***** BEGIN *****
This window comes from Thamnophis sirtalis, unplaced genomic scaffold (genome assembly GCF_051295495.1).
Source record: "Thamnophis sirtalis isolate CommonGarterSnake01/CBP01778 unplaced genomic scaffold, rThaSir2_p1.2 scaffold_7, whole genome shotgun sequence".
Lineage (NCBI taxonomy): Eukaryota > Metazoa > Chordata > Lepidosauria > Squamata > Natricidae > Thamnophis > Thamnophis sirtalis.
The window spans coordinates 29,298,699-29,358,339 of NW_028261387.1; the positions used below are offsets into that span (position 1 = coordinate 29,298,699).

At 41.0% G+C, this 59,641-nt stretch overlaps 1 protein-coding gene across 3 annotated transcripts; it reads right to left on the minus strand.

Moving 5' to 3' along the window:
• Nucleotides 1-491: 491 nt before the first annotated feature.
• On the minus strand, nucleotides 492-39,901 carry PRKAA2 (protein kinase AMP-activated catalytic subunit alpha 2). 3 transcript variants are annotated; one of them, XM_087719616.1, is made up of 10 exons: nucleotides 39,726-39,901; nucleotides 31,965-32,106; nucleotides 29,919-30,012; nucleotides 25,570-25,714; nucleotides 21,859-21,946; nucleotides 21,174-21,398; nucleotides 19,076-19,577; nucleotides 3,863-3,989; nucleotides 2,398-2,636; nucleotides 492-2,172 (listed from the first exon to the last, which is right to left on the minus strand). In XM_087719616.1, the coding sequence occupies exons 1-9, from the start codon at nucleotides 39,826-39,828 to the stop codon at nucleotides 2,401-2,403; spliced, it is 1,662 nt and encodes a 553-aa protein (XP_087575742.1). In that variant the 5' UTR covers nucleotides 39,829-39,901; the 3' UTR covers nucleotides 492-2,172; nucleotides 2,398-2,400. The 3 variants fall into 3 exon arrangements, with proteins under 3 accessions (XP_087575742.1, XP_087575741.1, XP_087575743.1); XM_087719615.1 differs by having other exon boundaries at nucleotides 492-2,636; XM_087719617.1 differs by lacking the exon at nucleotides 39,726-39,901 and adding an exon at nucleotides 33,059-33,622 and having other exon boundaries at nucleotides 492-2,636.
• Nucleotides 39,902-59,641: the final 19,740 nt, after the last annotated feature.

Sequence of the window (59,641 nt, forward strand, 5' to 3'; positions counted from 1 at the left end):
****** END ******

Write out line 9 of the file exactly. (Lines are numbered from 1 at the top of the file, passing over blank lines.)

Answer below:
• Nucleotides 39,902-59,641: the final 19,740 nt, after the last annotated feature.